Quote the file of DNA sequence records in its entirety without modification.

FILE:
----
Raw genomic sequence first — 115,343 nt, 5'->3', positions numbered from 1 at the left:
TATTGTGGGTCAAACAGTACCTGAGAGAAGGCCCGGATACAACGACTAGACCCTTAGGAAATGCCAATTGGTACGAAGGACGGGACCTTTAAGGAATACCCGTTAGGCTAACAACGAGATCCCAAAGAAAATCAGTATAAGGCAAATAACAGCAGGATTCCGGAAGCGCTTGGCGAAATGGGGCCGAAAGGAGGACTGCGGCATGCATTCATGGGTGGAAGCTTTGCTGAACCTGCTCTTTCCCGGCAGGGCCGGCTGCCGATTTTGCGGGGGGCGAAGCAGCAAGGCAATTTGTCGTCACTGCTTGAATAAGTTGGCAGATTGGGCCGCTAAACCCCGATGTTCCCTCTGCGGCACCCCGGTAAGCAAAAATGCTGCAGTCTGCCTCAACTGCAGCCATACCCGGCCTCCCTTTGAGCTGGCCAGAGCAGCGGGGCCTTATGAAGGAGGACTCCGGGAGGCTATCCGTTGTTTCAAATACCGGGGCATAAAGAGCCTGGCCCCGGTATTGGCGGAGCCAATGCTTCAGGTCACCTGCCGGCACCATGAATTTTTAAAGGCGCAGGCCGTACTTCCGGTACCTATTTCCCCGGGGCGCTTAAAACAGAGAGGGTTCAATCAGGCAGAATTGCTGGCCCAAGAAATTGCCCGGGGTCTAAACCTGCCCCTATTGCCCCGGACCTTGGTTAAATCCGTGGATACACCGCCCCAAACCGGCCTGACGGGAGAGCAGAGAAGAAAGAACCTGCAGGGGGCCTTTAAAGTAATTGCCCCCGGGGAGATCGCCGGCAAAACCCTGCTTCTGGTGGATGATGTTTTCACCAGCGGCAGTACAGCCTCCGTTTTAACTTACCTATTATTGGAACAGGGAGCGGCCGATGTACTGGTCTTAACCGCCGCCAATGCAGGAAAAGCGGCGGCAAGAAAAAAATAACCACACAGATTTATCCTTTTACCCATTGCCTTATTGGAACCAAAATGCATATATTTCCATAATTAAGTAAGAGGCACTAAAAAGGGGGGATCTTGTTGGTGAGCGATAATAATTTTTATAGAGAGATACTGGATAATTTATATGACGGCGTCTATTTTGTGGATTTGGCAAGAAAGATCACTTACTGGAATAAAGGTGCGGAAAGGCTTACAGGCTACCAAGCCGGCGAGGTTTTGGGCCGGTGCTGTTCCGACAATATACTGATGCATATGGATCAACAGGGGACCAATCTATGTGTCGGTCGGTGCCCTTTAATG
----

Raw genomic sequence first — 115,343 nt, 5'->3', positions numbered from 1 at the left:
TATTGTGGGTCAAACAGTACCTGAGAGAAGGCCCGGATACAACGACTAGACCCTTAGGAAATGCCAATTGGTACGAAGGACGGGACCTTTAAGGAATACCCGTTAGGCTAACAACGAGATCCCAAAGAAAATCAGTATAAGGCAAATAACAGCAGGATTCCGGAAGCGCTTGGCGAAATGGGGCCGAAAGGAGGACTGCGGCATGCATTCATGGGTGGAAGCTTTGCTGAACCTGCTCTTTCCCGGCAGGGCCGGCTGCCGATTTTGCGGGGGGCGAAGCAGCAAGGCAATTTGTCGTCACTGCTTGAATAAGTTGGCAGATTGGGCCGCTAAACCCCGATGTTCCCTCTGCGGCACCCCGGTAAGCAAAAATGCTGCAGTCTGCCTCAACTGCAGCCATACCCGGCCTCCCTTTGAGCTGGCCAGAGCAGCGGGGCCTTATGAAGGAGGACTCCGGGAGGCTATCCGTTGTTTCAAATACCGGGGCATAAAGAGCCTGGCCCCGGTATTGGCGGAGCCAATGCTTCAGGTCACCTGCCGGCACCATGAATTTTTAAAGGCGCAGGCCGTACTTCCGGTACCTATTTCCCCGGGGCGCTTAAAACAGAGAGGGTTCAATCAGGCAGAATTGCTGGCCCAAGAAATTGCCCGGGGTCTAAACCTGCCCCTATTGCCCCGGACCTTGGTTAAATCCGTGGATACACCGCCCCAAACCGGCCTGACGGGAGAGCAGAGAAGAAAGAACCTGCAGGGGGCCTTTAAAGTAATTGCCCCCGGGGAGATCGCCGGCAAAACCCTGCTTCTGGTGGATGATGTTTTCACCAGCGGCAGTACAGCCTCCGTTTTAACTTACCTATTATTGGAACAGGGAGCGGCCGATGTACTGGTCTTAACCGCCGCCAATGCAGGAAAAGCGGCGGCAAGAAAAAAATAACCACACAGATTTATCCTTTTACCCATTGCCTTATTGGAACCAAAATGCATATATTTCCATAATTAAGTAAGAGGCACTAAAAAGGGGGGATCTTGTTGGTGAGCGATAATAATTTTTATAGAGAGATACTGGATAATTTATATGACGGCGTCTATTTTGTGGATTTGGCAAGAAAGATCACTTACTGGAATAAAGGTGCGGAAAGGCTTACAGGCTACCAAGCCGGCGAGGTTTTGGGCCGGTGCTGTTCCGACAATATACTGATGCATATGGATCAACAGGGGACCAATCTATGTGTCGGTCGGTGCCCTTTAATG